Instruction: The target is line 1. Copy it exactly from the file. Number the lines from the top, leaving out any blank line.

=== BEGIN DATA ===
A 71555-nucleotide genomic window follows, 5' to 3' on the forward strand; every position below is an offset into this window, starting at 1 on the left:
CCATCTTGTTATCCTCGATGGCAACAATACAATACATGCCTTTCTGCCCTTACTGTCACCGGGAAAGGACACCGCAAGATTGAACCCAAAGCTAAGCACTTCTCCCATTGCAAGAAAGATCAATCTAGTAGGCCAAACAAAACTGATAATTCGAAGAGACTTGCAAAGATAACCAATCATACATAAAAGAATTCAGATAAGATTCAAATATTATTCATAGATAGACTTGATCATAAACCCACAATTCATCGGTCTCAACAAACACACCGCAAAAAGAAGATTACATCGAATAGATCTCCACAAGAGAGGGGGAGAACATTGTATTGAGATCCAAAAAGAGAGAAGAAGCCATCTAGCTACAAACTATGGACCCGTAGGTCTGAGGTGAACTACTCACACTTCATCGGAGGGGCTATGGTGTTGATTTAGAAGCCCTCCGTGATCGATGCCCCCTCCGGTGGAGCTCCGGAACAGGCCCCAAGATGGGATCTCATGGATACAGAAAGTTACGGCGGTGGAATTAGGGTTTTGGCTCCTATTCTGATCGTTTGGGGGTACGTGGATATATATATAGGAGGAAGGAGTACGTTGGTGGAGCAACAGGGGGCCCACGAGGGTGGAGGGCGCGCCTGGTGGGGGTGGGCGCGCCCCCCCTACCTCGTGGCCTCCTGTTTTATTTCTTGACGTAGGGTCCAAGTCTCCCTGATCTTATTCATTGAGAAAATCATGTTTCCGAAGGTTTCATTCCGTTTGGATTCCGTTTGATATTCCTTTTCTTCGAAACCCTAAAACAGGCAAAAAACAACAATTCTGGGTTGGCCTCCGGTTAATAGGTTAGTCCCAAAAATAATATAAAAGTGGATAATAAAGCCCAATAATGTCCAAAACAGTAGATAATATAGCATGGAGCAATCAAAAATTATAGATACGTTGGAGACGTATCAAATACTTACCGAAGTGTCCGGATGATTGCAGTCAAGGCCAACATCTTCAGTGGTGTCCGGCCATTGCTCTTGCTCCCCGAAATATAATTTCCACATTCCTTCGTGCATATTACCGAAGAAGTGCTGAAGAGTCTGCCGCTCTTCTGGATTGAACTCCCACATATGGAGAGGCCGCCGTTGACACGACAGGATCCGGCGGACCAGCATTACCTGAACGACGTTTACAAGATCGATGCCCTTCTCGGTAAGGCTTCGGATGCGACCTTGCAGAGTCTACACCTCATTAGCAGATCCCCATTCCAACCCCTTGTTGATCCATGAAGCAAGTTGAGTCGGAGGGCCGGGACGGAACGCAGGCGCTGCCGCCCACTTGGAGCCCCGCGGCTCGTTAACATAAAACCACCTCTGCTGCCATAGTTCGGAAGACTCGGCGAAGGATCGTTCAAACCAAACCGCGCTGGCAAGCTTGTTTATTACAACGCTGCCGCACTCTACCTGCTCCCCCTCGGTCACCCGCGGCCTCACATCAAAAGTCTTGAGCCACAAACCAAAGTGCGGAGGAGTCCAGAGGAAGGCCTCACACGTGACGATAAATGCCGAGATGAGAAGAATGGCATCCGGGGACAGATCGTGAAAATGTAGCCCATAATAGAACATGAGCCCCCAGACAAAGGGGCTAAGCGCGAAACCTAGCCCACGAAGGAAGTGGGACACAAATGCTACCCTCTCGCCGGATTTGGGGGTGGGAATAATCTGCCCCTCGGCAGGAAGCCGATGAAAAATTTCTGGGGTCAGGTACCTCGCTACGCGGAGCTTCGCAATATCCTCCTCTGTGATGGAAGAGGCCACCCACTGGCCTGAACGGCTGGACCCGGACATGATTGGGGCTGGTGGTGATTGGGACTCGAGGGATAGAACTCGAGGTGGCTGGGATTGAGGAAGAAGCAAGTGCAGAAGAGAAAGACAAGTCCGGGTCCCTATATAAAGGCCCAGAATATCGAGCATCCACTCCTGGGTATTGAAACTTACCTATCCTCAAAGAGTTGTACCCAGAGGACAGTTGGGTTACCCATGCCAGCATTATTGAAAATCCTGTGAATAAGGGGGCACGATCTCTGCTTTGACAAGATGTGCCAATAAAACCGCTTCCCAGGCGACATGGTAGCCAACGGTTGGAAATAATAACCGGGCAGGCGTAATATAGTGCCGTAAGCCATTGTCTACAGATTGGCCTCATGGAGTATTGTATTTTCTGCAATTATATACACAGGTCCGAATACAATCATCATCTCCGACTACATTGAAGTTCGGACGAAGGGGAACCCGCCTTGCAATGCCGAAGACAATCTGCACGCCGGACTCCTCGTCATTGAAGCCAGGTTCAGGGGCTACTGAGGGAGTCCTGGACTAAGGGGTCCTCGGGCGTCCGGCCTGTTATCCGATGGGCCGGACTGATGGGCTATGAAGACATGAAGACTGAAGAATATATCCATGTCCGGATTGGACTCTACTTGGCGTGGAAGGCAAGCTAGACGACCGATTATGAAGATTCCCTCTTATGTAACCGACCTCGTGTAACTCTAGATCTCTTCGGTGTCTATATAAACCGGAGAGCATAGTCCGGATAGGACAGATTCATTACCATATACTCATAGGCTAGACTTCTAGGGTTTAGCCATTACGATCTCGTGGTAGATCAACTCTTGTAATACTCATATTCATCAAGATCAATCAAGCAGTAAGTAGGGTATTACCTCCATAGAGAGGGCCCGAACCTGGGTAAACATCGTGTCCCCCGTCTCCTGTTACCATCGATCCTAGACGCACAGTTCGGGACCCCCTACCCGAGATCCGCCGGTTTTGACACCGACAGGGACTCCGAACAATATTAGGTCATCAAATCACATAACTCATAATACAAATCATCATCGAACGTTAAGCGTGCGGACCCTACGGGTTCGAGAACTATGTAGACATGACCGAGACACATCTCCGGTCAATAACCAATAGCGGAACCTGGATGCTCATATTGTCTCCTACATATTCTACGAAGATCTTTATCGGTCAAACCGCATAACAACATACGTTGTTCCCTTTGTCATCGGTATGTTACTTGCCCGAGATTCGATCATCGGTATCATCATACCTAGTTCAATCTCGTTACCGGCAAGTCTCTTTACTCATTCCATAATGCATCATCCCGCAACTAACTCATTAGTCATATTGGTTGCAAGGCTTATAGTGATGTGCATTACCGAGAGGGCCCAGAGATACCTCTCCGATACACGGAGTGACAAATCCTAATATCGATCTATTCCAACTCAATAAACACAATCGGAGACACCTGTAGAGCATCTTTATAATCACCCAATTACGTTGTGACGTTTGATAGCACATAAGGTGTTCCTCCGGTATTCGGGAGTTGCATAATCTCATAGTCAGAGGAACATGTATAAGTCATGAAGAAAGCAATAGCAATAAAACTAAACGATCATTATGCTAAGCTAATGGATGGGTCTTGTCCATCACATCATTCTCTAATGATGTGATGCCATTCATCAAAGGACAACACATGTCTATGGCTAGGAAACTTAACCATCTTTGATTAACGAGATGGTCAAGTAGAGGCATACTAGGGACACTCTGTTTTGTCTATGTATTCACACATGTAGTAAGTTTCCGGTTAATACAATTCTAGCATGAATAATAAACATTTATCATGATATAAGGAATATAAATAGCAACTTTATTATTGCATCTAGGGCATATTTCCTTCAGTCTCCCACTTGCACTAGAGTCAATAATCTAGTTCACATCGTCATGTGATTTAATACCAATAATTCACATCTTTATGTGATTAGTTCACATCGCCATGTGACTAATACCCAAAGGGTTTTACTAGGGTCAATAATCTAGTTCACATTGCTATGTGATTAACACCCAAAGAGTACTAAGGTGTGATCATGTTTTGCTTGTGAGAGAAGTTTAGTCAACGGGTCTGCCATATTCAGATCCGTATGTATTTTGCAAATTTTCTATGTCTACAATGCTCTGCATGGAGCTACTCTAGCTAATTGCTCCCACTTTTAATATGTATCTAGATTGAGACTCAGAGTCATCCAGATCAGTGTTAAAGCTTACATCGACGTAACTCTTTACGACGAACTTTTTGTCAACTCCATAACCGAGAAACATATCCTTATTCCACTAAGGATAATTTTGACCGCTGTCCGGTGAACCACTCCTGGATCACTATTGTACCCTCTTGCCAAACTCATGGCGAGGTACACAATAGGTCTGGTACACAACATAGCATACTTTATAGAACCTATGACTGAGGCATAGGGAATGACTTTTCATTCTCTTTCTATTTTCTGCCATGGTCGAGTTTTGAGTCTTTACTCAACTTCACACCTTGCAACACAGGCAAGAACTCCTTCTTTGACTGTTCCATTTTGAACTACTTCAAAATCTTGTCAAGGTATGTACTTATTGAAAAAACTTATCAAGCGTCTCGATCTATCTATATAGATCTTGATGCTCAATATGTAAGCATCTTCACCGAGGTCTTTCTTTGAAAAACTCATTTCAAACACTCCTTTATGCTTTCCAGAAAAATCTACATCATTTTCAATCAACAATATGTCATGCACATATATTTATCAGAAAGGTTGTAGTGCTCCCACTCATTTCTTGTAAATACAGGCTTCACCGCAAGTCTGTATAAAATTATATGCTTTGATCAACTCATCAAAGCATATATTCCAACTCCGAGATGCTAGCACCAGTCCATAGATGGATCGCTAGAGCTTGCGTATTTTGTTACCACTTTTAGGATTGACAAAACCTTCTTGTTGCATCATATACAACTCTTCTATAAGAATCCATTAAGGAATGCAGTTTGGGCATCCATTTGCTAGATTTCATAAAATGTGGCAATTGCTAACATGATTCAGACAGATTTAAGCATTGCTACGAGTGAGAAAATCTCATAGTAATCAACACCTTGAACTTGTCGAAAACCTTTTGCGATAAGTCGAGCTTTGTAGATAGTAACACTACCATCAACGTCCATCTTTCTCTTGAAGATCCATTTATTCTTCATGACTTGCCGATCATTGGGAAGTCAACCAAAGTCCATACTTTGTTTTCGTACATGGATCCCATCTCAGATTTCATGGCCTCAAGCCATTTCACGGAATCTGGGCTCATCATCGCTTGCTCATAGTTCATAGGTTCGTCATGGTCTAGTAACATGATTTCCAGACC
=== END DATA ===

A 71555-nucleotide genomic window follows, 5' to 3' on the forward strand; every position below is an offset into this window, starting at 1 on the left: